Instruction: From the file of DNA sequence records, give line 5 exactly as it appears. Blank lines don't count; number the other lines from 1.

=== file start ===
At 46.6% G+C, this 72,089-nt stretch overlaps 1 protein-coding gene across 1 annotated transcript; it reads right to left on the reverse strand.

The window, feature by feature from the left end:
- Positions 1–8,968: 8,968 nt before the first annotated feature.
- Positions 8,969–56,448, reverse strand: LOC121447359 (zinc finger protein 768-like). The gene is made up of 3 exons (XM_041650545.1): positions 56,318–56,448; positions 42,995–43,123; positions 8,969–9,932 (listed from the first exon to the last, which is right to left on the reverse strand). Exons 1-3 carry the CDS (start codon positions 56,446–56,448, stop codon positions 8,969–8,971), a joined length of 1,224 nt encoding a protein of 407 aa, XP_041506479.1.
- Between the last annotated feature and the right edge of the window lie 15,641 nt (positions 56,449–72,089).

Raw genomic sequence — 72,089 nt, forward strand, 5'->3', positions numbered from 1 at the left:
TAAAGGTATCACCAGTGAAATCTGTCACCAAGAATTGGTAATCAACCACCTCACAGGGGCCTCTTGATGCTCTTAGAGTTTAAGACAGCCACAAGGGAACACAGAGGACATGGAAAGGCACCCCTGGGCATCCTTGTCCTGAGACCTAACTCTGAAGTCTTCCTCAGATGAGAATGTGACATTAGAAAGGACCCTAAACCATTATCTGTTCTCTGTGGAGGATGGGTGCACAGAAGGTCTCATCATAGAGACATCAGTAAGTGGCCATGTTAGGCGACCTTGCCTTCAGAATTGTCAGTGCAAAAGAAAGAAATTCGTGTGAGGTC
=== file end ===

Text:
- Between the last annotated feature and the right edge of the window lie 15,641 nt (positions 56,449–72,089).